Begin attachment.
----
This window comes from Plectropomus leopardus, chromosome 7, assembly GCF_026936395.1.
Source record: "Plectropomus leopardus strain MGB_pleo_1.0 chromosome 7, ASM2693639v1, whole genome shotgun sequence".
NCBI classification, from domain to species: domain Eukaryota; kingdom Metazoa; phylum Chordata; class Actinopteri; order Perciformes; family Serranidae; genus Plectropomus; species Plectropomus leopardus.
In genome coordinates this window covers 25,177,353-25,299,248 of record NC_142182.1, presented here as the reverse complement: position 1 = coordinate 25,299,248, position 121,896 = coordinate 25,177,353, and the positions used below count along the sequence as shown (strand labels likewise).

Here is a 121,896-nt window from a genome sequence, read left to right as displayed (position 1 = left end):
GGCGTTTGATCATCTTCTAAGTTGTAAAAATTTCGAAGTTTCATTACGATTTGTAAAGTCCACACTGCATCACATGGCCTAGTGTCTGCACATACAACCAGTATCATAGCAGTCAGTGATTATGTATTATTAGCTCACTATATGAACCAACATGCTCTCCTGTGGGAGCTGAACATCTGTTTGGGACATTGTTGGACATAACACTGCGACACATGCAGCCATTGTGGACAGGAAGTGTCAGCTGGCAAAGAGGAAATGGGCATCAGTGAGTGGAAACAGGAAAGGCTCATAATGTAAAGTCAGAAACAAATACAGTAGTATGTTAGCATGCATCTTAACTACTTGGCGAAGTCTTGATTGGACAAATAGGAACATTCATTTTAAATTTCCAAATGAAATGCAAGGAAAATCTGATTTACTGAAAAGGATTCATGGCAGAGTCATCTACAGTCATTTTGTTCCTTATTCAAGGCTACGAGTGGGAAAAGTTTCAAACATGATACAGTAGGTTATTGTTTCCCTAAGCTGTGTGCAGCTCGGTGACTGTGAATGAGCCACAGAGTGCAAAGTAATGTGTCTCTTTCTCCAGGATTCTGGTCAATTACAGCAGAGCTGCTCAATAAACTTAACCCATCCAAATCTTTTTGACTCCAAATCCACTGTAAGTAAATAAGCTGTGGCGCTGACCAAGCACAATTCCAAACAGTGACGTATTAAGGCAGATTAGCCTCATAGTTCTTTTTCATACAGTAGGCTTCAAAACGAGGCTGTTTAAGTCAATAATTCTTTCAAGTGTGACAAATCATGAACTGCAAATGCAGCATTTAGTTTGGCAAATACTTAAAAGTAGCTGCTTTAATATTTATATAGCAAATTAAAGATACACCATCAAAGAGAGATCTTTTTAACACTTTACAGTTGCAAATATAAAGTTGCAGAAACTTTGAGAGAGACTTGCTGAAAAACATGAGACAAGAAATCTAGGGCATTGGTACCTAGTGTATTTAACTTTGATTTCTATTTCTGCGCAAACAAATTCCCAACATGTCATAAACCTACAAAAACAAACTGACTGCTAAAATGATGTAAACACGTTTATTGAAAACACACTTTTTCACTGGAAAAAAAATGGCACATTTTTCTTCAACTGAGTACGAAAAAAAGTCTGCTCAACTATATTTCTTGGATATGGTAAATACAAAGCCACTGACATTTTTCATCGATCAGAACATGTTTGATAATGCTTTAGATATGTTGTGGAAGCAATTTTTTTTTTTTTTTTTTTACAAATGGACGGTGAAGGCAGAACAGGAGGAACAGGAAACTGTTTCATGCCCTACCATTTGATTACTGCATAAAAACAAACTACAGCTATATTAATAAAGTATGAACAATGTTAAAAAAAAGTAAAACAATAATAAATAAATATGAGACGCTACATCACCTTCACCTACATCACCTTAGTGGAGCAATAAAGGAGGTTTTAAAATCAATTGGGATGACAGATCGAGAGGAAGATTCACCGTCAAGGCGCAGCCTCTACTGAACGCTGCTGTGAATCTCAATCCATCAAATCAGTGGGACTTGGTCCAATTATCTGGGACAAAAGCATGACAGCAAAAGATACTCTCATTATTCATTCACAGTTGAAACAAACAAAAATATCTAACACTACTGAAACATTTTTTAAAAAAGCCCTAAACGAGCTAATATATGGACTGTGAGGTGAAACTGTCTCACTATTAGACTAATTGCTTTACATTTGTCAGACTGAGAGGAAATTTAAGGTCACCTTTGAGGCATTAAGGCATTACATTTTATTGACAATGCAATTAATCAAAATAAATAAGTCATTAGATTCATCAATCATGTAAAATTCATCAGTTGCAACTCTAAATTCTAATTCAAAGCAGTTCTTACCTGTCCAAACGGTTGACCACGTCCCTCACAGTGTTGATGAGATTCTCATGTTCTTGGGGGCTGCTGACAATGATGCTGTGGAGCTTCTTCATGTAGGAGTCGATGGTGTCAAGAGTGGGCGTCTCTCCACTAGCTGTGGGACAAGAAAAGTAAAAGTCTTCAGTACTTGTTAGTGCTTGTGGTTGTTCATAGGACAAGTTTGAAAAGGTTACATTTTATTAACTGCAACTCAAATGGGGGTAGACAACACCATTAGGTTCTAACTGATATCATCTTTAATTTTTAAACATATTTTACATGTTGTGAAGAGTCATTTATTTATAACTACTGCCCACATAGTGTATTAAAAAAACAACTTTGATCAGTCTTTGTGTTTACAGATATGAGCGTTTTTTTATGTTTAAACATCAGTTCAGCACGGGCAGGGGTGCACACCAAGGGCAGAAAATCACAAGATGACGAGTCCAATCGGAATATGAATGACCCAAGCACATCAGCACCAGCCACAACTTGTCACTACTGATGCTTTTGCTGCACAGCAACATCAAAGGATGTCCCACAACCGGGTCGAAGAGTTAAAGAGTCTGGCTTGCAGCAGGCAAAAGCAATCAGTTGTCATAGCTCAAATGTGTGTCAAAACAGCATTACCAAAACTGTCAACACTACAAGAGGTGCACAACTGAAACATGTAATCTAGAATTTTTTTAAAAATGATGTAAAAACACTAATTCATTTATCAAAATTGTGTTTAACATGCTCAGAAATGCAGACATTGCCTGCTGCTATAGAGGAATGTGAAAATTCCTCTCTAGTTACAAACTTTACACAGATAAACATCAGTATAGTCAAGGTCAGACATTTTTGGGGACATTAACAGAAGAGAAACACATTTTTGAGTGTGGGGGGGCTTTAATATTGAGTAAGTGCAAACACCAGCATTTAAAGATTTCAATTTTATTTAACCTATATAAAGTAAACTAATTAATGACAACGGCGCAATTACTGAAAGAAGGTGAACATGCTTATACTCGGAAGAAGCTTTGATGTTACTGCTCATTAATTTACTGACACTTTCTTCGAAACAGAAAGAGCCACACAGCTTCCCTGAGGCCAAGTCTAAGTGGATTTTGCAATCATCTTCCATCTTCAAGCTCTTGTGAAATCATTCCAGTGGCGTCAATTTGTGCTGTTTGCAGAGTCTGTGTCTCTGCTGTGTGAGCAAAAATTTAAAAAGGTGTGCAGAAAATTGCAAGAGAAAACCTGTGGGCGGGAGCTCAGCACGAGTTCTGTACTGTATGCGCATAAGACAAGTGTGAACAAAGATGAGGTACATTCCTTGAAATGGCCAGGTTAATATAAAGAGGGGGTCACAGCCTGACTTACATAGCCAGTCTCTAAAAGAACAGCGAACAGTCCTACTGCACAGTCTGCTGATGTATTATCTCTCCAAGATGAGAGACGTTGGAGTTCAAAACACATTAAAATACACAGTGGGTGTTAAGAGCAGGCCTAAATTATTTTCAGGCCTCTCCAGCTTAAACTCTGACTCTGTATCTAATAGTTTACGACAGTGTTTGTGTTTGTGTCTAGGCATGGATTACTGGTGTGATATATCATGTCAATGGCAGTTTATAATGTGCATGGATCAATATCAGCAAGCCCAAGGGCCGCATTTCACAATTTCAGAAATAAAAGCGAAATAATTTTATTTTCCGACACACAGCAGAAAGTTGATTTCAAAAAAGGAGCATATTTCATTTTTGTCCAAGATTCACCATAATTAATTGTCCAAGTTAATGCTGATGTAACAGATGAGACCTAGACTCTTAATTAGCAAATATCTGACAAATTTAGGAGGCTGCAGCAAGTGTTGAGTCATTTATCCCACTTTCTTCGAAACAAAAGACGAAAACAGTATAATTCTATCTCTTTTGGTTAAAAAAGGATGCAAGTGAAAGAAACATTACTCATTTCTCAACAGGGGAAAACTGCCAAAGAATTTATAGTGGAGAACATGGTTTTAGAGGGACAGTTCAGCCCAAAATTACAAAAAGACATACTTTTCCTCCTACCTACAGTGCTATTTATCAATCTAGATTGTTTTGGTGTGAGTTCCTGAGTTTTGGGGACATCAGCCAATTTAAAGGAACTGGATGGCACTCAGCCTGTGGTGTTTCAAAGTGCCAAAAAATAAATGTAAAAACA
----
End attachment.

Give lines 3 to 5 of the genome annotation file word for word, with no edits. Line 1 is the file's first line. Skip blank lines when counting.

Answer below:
NCBI classification, from domain to species: domain Eukaryota; kingdom Metazoa; phylum Chordata; class Actinopteri; order Perciformes; family Serranidae; genus Plectropomus; species Plectropomus leopardus.
In genome coordinates this window covers 25,177,353-25,299,248 of record NC_142182.1, presented here as the reverse complement: position 1 = coordinate 25,299,248, position 121,896 = coordinate 25,177,353, and the positions used below count along the sequence as shown (strand labels likewise).

Here is a 121,896-nt window from a genome sequence, read left to right as displayed (position 1 = left end):